I work in a CCRC (Continuing Care Retirement Community), and I will say that the biggest advantage to living in a place like this is the opportunity for social engagement. There are many folks who live here in independent living (IL) who are unable to get off our campus very often. Their families often live at a distance and don’t get to visit much. But the residents here support each other, look out for each other, and rally around when there is difficulty. When there is a death, there is tremendous support, both immediately after and long term. They also share daily casual conversations and interactions that would never happen if they were still living in their previous homes.

So many people don’t want to go to “a facility” – but I can’t think of a place I would rather be when I get a little older! I went down to the dining room one afternoon last week, and there were two IL residents having coffee together. It was a man and a woman, both in their 90’s, and both widowed. It was a rainy, dreary, depressing afternoon, but they were laughing hard and having such a wonderful time together! It really struck me that, besides the health care support that is provided in a CCRC, the friendships that happen are precious and worth every penny that is paid to be here!

I don’t think you are ever too old for friends.




I worked as an office manager for an urban church for many years. I answered the phones and greeted people when they came to the church during the week. Many of these people became friends as we shared the same concerns and values. For some people, I was the only person who greeted them with a cheerful smile and an open ear between Sundays. For me it was a ministry of hospitality and I truly loved my job.
As a life-long introvert, it was a perfect job for me. I got to meet and talk to lots of smart, socially-conscious, dedicated people one-to-one for a limited time while they were waiting to see clergy members or attend meetings. I got to know many of them very well over the years and since retiring and moving away, I have missed them and the community we shared..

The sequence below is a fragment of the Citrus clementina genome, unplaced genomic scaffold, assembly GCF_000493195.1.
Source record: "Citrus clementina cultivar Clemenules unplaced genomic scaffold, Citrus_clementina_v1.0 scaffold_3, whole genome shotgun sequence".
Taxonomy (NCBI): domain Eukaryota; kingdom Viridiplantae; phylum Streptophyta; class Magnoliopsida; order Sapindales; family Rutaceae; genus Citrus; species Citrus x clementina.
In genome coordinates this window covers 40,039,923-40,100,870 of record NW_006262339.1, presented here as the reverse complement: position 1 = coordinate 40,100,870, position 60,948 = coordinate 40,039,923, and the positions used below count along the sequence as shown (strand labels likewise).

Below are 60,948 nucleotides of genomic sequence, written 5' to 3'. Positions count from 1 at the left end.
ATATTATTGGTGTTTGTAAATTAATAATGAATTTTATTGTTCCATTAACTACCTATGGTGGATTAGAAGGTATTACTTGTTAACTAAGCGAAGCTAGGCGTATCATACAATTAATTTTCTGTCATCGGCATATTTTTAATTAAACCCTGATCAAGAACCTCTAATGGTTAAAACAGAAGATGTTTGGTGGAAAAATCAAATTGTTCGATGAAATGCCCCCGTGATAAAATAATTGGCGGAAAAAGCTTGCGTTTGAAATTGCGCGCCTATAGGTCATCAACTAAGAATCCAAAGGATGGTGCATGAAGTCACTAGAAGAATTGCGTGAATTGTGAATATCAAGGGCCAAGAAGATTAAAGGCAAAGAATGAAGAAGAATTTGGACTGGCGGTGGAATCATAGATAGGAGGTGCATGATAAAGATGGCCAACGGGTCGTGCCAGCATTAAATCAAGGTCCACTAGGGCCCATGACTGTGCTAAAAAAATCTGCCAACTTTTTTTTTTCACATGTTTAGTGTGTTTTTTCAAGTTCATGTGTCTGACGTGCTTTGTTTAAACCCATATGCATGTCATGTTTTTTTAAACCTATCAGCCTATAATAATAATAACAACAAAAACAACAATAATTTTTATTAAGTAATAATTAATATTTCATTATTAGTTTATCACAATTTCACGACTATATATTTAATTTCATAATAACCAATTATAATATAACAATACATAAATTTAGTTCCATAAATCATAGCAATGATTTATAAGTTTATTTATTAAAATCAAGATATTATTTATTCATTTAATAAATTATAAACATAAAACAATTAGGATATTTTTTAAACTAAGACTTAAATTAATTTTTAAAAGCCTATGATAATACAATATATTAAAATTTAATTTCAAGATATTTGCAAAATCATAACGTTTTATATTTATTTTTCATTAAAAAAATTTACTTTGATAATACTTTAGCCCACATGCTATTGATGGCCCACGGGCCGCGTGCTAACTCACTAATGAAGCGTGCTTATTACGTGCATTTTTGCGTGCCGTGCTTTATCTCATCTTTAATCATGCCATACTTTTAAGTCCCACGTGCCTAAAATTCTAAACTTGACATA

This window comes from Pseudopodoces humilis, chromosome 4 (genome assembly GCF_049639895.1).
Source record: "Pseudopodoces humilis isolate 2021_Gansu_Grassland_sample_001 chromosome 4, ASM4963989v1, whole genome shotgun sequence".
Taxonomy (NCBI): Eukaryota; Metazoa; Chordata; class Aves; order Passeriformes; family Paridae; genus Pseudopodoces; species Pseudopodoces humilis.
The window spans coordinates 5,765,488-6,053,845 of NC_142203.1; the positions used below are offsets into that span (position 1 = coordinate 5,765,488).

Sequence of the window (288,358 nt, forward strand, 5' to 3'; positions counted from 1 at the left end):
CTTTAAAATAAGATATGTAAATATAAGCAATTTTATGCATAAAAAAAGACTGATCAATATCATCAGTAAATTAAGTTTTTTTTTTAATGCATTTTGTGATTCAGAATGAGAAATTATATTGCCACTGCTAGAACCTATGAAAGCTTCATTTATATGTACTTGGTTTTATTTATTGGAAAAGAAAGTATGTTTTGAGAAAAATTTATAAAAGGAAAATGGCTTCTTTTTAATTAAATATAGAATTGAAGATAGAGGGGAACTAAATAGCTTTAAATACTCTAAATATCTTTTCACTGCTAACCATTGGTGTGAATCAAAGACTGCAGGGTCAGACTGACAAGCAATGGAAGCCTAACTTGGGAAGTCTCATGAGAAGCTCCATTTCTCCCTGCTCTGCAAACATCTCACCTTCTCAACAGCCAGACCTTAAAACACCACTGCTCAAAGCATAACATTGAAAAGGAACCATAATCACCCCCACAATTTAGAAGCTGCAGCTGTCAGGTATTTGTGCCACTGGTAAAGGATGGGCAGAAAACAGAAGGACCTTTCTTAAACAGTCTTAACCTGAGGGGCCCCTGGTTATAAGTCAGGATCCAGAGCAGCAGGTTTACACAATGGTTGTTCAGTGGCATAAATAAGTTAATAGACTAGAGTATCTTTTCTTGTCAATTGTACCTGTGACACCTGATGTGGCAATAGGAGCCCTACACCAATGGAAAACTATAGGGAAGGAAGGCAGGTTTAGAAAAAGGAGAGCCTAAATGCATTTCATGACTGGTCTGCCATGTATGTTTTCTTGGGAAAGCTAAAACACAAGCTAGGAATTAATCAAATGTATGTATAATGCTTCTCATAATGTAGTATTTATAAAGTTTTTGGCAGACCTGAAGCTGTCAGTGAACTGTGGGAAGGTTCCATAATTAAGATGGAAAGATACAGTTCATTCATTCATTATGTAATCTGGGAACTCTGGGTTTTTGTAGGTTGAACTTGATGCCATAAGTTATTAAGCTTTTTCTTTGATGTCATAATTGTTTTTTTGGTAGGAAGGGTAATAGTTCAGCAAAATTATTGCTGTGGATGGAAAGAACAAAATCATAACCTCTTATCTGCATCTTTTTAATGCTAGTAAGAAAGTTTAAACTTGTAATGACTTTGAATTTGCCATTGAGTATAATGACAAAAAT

I was lucky enough at 60 to meet a remarkable man with whom I share many life experiences and similar values. He, too, is an introvert and we are, for each other, both lovers and best friends. I feel quite comfortable with the idea of having casual friends and acquaintances and have made peace with the idea of never having another best friend should something happen to him.
I can certainly see how an extrovert would miss these kinds of connections but I enjoy my time alone and do quite well with reduced social interaction. As one of my good friends says, "Life is good and getting better."

"Our lives are different in many ways in old age. I wonder, then, if it is as much a mistake to expect new friendships to be as intense now as in our younger years as it is to expect to jump as high or run as fast we once could."

Thank you for this comment, Ronni. Memories may feed into us with a more passionate reflection of friendship because we've lived enough years to know how vitally important good friends are to our well-being. An intensity in friendship may give way to a deep appreciation of friendship in later years.

An extreme introvert, I've not met or made any friends since I moved here 10 years ago. I'm 73, and although I managed to buy a little 2-bedroom house in a nice suburban neighborhood, the neighbors are all younger working people who are usually gone during the day. I'd love to move to a little house or condo in a retirement community and have neighbors -- and maybe friends -- my age, but in the Denver metro, such communities are insanely expensive (at least for someone coming here from Okla.). As it is, the only adults I talk to are my son and his wife, doctors, and store clerks. That's been fine so far, but as I get older, I worry that it's not enough.